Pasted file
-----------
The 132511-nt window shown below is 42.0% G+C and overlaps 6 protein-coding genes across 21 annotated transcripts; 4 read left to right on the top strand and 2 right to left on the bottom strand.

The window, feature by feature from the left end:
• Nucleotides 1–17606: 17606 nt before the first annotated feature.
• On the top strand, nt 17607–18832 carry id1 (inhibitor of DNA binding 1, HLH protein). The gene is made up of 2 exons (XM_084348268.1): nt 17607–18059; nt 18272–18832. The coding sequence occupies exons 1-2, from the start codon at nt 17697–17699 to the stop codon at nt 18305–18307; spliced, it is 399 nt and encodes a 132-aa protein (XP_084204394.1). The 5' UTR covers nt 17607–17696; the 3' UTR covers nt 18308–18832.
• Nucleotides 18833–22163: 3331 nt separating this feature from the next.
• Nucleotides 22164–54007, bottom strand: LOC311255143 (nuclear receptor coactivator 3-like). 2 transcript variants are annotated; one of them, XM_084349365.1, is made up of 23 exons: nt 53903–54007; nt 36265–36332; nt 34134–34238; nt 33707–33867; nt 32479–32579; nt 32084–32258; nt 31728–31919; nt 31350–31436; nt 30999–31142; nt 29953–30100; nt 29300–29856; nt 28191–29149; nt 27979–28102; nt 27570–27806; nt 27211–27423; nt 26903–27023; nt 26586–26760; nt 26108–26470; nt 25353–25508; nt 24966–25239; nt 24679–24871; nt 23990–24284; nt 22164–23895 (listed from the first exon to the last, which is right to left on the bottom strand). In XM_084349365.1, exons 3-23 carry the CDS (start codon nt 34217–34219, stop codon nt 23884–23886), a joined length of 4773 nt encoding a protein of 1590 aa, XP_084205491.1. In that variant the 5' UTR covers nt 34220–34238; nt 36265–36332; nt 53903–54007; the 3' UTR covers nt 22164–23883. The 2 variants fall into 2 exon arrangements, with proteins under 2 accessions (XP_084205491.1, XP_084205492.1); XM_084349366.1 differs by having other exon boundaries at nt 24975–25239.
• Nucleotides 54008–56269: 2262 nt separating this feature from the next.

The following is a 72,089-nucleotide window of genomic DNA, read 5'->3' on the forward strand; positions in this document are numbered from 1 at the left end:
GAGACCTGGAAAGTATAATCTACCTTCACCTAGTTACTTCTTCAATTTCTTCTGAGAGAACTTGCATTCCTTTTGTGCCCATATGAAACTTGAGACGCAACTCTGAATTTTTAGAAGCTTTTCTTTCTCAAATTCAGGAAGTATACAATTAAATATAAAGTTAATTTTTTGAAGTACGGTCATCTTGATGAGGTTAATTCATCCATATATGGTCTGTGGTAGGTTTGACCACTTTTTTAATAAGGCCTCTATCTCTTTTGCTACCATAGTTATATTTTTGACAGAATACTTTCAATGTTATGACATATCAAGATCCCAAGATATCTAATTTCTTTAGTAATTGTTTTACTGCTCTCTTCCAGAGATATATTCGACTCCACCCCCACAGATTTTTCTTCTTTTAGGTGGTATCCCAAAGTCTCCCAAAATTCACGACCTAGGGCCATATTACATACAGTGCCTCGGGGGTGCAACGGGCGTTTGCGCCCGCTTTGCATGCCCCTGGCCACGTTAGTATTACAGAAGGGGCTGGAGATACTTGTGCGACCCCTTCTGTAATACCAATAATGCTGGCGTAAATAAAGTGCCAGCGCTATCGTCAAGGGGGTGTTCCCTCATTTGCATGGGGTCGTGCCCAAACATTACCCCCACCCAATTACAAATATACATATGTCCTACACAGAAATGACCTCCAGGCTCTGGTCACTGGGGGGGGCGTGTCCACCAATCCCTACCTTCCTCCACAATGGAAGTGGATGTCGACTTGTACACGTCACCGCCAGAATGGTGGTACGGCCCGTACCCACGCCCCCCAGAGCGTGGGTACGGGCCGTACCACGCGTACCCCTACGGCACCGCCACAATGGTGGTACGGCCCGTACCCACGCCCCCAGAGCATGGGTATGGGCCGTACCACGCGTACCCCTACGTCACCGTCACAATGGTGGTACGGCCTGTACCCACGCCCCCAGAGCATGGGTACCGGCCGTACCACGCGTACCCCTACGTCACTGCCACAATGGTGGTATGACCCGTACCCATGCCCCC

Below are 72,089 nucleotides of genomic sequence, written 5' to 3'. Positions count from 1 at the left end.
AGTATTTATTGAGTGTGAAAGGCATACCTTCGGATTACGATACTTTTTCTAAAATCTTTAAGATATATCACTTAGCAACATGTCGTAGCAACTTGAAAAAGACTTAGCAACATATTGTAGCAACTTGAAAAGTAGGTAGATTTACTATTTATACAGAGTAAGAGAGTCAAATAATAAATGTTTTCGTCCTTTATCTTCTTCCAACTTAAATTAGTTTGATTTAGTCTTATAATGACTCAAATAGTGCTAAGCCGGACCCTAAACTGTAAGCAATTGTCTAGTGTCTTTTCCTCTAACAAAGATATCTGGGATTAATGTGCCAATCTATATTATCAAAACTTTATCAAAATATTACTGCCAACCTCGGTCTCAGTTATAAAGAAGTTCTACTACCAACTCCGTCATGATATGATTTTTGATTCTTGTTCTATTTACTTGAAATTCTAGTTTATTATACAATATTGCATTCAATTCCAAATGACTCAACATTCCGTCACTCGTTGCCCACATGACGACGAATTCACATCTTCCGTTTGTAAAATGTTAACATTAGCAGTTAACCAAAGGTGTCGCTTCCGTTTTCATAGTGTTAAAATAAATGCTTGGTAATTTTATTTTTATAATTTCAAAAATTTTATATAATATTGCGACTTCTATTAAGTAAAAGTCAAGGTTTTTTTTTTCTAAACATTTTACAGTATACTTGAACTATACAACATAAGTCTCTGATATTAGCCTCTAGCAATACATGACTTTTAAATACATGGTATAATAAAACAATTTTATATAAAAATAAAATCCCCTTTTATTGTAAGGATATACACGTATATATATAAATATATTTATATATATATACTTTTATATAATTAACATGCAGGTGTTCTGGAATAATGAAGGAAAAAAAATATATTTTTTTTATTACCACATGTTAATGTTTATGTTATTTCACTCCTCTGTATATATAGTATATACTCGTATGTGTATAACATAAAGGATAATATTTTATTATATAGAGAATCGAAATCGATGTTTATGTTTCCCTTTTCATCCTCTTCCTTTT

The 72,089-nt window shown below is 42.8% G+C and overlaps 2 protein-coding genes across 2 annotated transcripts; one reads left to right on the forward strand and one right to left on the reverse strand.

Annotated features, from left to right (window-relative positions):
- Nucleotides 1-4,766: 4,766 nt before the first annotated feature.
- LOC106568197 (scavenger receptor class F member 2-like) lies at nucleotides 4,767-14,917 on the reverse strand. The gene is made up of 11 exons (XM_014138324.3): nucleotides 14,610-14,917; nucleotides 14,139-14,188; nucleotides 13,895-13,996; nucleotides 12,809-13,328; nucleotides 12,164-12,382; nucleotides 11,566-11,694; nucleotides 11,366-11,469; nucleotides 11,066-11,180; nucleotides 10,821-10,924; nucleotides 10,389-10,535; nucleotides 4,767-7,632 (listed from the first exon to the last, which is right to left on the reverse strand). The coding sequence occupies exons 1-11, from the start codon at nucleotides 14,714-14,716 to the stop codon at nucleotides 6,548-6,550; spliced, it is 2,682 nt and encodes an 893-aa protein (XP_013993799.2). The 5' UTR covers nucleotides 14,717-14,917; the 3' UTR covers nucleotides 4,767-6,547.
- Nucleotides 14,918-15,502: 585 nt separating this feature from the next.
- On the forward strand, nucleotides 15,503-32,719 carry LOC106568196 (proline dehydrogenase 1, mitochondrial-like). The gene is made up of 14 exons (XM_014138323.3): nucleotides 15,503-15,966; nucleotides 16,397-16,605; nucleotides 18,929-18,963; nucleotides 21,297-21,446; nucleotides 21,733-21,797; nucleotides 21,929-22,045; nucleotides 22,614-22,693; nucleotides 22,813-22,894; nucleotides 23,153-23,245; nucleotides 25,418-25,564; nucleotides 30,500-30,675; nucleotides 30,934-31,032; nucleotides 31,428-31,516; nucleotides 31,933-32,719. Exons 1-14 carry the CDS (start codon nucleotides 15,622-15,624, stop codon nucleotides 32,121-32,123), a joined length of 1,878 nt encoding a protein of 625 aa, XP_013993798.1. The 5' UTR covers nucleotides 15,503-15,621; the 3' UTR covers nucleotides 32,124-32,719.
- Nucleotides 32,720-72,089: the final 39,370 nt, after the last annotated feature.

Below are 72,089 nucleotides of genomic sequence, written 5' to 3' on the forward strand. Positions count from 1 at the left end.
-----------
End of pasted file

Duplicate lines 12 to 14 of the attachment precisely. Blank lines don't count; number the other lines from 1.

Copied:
The 72,089-nt window shown below is 42.8% G+C and overlaps 2 protein-coding genes across 2 annotated transcripts; one reads left to right on the forward strand and one right to left on the reverse strand.

Annotated features, from left to right (window-relative positions):
- Nucleotides 1-4,766: 4,766 nt before the first annotated feature.